After months of staging protests to pressure Sen. Susan Collins to oppose repeal of the Affordable Care Act, liberal activists were in a celebratory mood Wednesday at a rally in downtown Portland.

Two days after Collins, a key Republican swing vote in the Senate, announced her opposition to a bill that would result in 22 million fewer Americans with health insurance, the throng in Lobsterman’s Park voiced its approval.

“Thank you Senator Collins!” and “Thank you! No!” were the prevailing chants from the small crowd, including activists representing people with disabilities, many of whom rely on Medicaid for their care. The “No!” chant was to reinforce that Collins should stand firm and vote against the Senate bill, if it comes to a vote.

Medicaid would suffer deep cuts under the Senate health care bill, and one of the groups most at risk for losing funding would be the disabled. Collins has pointed to the cutbacks to Medicaid and the disproportionate harmful impact the bill would have on older, rural Americans as major factors in her opposition.

Ash Brittenham, 19, of Montpelier, Vt., attends Wednesday’s rally in Portland with his brother Kai Lane, 9. Staff photo by Derek Davis

At the rally was Kings Floyd, 23, who has muscular dystrophy and uses a red scooter to move around. She spent some of her childhood in Cape Elizabeth, graduated from Waynflete and now lives in Washington, D.C., working for the National Council on Independent Living.

Floyd was one of about 40 people arrested for obstructing a public area in a “die-in” last week at Majority Leader Mitch McConnell’s office. Some of her fellow protesters exited their wheelchairs and were carried out of McConnell’s office, a scene Floyd described as “mayhem.” She was detained by Capitol Police for about 10 hours and fined $50.

“At first we were welcomed by McConnell’s staff, when there was one or two of us. But then we just kept coming in. They were overwhelmed,” Floyd said.

She said Medicaid funding is crucial for people with disabilities to be able to live independently.

“Without Medicaid, you are effectively cutting off people’s independence, their ability to have jobs and access to good health care,” Floyd said.

The Senate bill is now stalled after Collins and other Republican senators, like Dean Heller of Nevada and Rand Paul of Kentucky also said they were against the bill. More Republican senators, such as moderates Lisa Murkowski of Alaska, Shelly Moore Capito of West Virginia and Rob Portman of Ohio, came out against the bill after Collins tweeted her opposition Monday night. U.S. Sen. Angus King, an independent who caucuses with Democrats, also opposes the Senate bill.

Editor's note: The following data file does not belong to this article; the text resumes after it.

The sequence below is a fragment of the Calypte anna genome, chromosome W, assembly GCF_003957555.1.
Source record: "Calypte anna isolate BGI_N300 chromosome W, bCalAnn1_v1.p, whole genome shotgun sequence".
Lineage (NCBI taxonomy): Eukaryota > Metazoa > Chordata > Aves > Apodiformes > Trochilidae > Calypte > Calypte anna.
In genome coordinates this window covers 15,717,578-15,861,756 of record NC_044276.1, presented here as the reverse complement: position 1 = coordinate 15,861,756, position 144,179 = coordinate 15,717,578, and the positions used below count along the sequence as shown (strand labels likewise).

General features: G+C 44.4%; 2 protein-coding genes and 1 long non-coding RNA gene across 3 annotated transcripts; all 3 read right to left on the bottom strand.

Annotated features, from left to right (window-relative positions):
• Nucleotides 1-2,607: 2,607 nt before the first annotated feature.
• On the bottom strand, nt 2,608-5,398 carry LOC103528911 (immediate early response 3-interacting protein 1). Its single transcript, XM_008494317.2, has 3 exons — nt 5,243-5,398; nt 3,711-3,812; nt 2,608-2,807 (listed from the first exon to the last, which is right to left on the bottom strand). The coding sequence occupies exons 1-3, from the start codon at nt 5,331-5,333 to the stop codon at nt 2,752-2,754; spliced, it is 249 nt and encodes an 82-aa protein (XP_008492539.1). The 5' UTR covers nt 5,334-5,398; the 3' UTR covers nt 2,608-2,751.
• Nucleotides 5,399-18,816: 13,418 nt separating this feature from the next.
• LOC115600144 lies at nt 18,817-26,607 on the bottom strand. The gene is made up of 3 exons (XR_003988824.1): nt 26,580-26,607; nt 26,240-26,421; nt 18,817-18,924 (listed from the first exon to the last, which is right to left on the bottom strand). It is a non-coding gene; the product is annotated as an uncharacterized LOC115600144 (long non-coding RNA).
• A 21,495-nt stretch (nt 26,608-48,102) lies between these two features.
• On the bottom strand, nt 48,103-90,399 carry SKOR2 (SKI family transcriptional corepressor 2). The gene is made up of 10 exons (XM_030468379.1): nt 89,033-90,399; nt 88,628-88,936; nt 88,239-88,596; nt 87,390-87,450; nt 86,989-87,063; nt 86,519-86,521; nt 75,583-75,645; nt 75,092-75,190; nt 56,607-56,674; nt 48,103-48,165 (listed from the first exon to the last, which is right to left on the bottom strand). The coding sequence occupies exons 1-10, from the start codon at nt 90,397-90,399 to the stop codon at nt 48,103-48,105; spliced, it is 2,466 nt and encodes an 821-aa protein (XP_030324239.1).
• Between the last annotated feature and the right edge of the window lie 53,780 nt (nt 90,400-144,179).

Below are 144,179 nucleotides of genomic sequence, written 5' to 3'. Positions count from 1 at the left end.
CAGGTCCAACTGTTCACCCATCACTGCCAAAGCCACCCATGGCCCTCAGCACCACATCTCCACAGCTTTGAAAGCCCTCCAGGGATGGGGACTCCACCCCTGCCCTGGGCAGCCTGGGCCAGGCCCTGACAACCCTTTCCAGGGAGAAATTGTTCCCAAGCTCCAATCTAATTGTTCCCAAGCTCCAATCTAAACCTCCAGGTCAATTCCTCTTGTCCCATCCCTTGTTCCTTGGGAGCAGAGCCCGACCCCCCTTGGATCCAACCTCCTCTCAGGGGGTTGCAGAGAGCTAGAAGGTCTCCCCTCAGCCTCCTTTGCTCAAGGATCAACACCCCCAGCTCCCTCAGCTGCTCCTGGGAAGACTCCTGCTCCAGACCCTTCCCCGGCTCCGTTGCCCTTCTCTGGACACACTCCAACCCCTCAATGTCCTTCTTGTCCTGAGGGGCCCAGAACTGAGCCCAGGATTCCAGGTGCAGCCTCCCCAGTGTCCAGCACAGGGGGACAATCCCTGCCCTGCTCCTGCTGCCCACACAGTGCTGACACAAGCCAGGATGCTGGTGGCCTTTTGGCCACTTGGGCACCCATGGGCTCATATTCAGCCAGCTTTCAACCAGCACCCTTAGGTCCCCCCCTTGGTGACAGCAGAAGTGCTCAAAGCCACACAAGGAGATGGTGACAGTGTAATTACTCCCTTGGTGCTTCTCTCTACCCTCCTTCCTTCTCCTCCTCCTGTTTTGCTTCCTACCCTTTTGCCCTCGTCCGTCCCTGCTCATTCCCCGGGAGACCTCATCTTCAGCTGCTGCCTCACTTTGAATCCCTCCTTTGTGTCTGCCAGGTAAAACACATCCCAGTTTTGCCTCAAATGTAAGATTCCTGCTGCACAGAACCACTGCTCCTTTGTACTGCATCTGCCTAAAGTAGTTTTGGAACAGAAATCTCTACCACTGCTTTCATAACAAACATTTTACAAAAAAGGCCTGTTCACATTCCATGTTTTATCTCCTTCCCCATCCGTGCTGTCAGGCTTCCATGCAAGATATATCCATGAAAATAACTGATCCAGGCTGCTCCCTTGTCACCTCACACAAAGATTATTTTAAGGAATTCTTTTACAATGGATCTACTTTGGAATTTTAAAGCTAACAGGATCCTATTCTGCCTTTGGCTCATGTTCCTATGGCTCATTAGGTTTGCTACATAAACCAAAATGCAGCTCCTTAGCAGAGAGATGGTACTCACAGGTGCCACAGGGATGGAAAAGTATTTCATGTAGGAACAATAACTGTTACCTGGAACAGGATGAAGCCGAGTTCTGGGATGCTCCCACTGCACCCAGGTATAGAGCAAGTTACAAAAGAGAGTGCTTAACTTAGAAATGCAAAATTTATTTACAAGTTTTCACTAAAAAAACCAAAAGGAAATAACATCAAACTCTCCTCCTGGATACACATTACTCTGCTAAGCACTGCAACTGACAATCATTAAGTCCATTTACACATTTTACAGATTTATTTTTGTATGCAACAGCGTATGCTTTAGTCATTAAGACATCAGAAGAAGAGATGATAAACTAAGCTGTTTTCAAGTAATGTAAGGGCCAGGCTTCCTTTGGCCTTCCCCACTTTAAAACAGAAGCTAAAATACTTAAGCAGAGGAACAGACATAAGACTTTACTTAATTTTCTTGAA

Kingsley Floyd, a Waynflete School graduate who works for the National Council on Independent Living, speaks to the crowd at Wednesday’s rally in downtown Portland. “Without Medicaid,” she said, “you are effectively cutting off people‚Äôs independence, their ability to have jobs and access to good health care.” Staff photo by Derek Davis

Collins has made it clear in national media interviews that she thinks the bill is extremely flawed and a few tweaks to it would not gain her support. Since Obamacare went into effect in 2013, the uninsured rate has declined from about 17 percent to 10.9 percent in 2016. Maine’s uninsured rate in 2016 was 9.1 percent, according to Gallup.

About 80,000 Mainers have insurance on the ACA’s individual marketplace. The Urban Institute, a Washington think tank, has estimated that 60,000 fewer Mainers would have health insurance by 2022 if the Senate bill were enacted.

“We are here to thank Senator Collins for her ‘no’ vote,” said Kim Moody, executive director of Disability Rights Maine.

However, advocates also made it clear they would continue to watch Collins closely.

Marie Follayttar-Smith, co-founder of liberal advocacy group Mainers for Accountable Leadership, said organizers will keep letting Collins know that supporting repeal of the ACA would be a “disaster.”

“She showed courage for standing up to her party and standing for the people of Maine,” Follayttar-Smith said. “We’re also letting her know we have her back for making that courageous decision.”

Collins, a moderate Republican in a closely-divided Senate with a 52-48 Republican majority, wields a key vote. Not only is she facing pressure from groups typically aligned with Democrats, but Maine was also one of a dozen states targeted by America First Policies, a conservative advocacy group that backs President Trump and the Senate bill.

“America First is appealing to voters in these states to encourage these senators to send a clear message to their elected officials: ‘vote yes to repeal and replace Obamacare now,'” the group said in a news release.

Joe Lawlor can be reached at 791-6376 or at:

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